3. says

    I loved this explanation. Well done Deirdre. My husband and I have been STM teaching couple for Coupe to Couple League for three years now. I just wish we had known about it earlier in our marriage.

  4. says

    We use STM (thought through the Marquette program) and really like it. I have irregular cycles with a continue mucus pattern (so much fun haha) so the temperature gives us the confidence we need to know I’ve officially ovulated. And I couldn’t agree more with what others have said about the benefits of just knowing how your body works. I’ve ‘converted’ so many of my birth control using friends by appealing to their desire to really know what’s going on rather than ignore or mask symptoms. I think women feel so empowered when they do NFP in a way that they can’t when they use BC. Thanks for doing this series!!

  5. Hetty says

    Up until now I’ve sort of been a lurker on your blog. I know, comforting to be told you have “lurkers” right? I’m not Catholic but I would like to say thank you for this informative series. Since becoming engaged I have struggled with a slew of problems brought on by the pill (I have a very non-religious family, so any and all leanings towards faith I have had to come to terms with alone. I set the standard of waiting until I was engaged to have sex myself a long time ago). I’m embarrassed to admit that I am one of those people who bought into the narrative that an unwanted pregnancy is the worst thing that could happen to a younger woman nowadays. The reaction of others to a pre-marital pregnancy was literally the biggest factor in my decision to go on the pill. How ridiculous is that? Putting yourself first is something modern ladies have engrained in us from the very beginning (unless you’ve had the good fortune of being born Catholic apparently!) We’re told to wait until the time is right to think about children, as though a baby is yet another accessory to our lives, much like a new car or a nicer home. And heaven forbid you should slip up and be handed the responsibility before you’ve planned for it! I am trying so hard to come to terms with what is best for my own mental and physical wellbeing. On the pill I have not only lost most of my desire for the very thing I made myself wait for, but also have developed a great deal of emotional instability. The one month my pharmacy changed brands on me without warning I thought I was going to hurt myself, I was so irrational. These are all things I was not told to watch out for when I went on the “miracle pregnancy cure”. You are told how fantastic it will be not to worry about pregnancy, how your skin will clear up, your periods will be light and painless. You are not told how it will make you depressed, angry, weepy, lethargic, how your skin and chest may look good but your sex drive will not rise to meet your newfound attractiveness. It has been an awful experience to undergo in the first few months of being engaged. If anything positive has come of it, it has proven that I picked a good man who is willing to stick by me despite the ton of crazy I dropped on his head within a month of becoming medicated for the first time. Anyway, this is getting long and rambly so in closing, THANK YOU for explaining our less-sung options. I am grateful to find women willing to talk honestly about their experience with NFP. I am learning so much and will likely make the switch one of these days. Having experienced the alternative I can honestly say that you have the right idea here about embracing the consequences of your fertility. Denying your body its natural functions is bound to have consequences of its own.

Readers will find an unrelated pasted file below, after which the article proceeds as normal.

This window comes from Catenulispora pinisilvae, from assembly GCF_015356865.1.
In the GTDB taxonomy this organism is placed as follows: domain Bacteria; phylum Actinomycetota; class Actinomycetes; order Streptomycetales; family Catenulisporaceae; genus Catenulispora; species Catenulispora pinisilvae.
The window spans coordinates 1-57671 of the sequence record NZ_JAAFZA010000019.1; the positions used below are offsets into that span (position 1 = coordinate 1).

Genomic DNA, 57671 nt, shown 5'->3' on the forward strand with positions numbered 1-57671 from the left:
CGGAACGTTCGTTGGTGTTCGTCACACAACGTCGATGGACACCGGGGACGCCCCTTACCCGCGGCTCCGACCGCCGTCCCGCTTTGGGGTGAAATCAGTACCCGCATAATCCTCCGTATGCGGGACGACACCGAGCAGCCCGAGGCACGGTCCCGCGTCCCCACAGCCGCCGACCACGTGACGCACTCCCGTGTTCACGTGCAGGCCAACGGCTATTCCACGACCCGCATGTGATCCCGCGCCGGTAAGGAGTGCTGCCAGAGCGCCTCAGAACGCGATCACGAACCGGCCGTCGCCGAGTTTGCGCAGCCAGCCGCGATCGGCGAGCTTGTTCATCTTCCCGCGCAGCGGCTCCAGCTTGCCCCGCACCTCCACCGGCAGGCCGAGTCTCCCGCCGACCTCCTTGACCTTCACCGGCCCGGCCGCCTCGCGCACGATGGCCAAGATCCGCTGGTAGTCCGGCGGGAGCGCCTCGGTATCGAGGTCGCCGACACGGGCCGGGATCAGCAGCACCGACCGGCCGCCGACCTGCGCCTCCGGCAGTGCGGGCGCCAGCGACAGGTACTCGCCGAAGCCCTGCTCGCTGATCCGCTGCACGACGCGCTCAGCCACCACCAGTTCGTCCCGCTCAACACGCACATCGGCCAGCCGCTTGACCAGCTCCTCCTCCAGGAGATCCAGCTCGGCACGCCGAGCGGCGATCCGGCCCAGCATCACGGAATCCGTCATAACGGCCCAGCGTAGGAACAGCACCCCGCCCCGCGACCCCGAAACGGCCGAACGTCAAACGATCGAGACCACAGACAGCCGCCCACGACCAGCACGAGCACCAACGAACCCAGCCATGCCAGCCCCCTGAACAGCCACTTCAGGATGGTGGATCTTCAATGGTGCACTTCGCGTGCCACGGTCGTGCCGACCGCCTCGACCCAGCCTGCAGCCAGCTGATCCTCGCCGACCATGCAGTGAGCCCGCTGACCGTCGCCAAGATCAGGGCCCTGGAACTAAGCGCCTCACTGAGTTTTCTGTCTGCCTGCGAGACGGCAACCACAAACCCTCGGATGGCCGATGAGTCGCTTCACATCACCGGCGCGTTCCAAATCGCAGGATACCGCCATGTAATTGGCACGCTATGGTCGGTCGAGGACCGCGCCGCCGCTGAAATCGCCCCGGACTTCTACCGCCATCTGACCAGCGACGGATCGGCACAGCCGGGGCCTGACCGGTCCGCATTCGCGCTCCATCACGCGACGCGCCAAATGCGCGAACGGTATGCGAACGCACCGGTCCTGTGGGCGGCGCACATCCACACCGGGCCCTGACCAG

• says

      I’m sorry to hear about your awful experiences on the pill, Hetty. I’ve read similar complaints from many other women and it does truly bother me how no one ever seems to be warned about those things. Based on what I’ve heard from other women who made the switch, the more you learn about NFP, the more you will be headed towards a happier, healthier, more enriched world!

    • Haley says

      During my 18 months on the Pill when we were first married and before we converted, I felt TERRIBLE. I was emotional, queasy, struggled with headaches every day and felt exhausted. I feel your pain, sister! Glad you’re enjoying the series! I’m learning a lot!

  6. says

    The book “Taking Charge of your Fertility” was recommended to me when I was engaged. Its a nerd book, but very accessible. I learned about temps, cervical fluid, cervix position. We did use hormonal birth control the first year of marriage and I charted to confirm that I wasn’t ovulating. After that, I used charting for pregnancy achievement (which didn’t happen on its own!). Thanks to charting, I’ve been able to talk to a Doc and say “here are charts from the past three years.”

    I just wish NFP and charting was more understood in the medical community. I think it could help A LOT in infertility diagnosis.

    Thanks for sharing Deirdre! I love “like mother, like daughter”, so its fun to see another side of you.

    • Haley says

      I so wish it was more understood in the medical community! I keep meaning to switch over to the local NFP only Dr. I actually read Taking Charge of Your Fertility after my first child was born but due to nursing and post-partum it was a difficult time to start charting and I couldn’t find any sort of pattern. I need a class!

  7. Rosie says

    “I would be sorry, however, to provide all this information if it ended up being an aid in anyone’s pursuit to avoid having children who could otherwise be happily welcomed into the world.”

    Just to clarify, I hope you are not saying that NFP shouldn’t be used to avoid pregnancy. I think it’s important to be perfectly clear on this, because a lot of people, especially young, enthusiastic newlyweds, seem to be burdened with a disproportionate fear of using NFP for sinful reasons, or even of using it at all. Honestly, from where I stand at this point in my life, it’s just frustrating to hear something that sounds like “babies are so wonderful, why aren’t you more open to life?”

    • says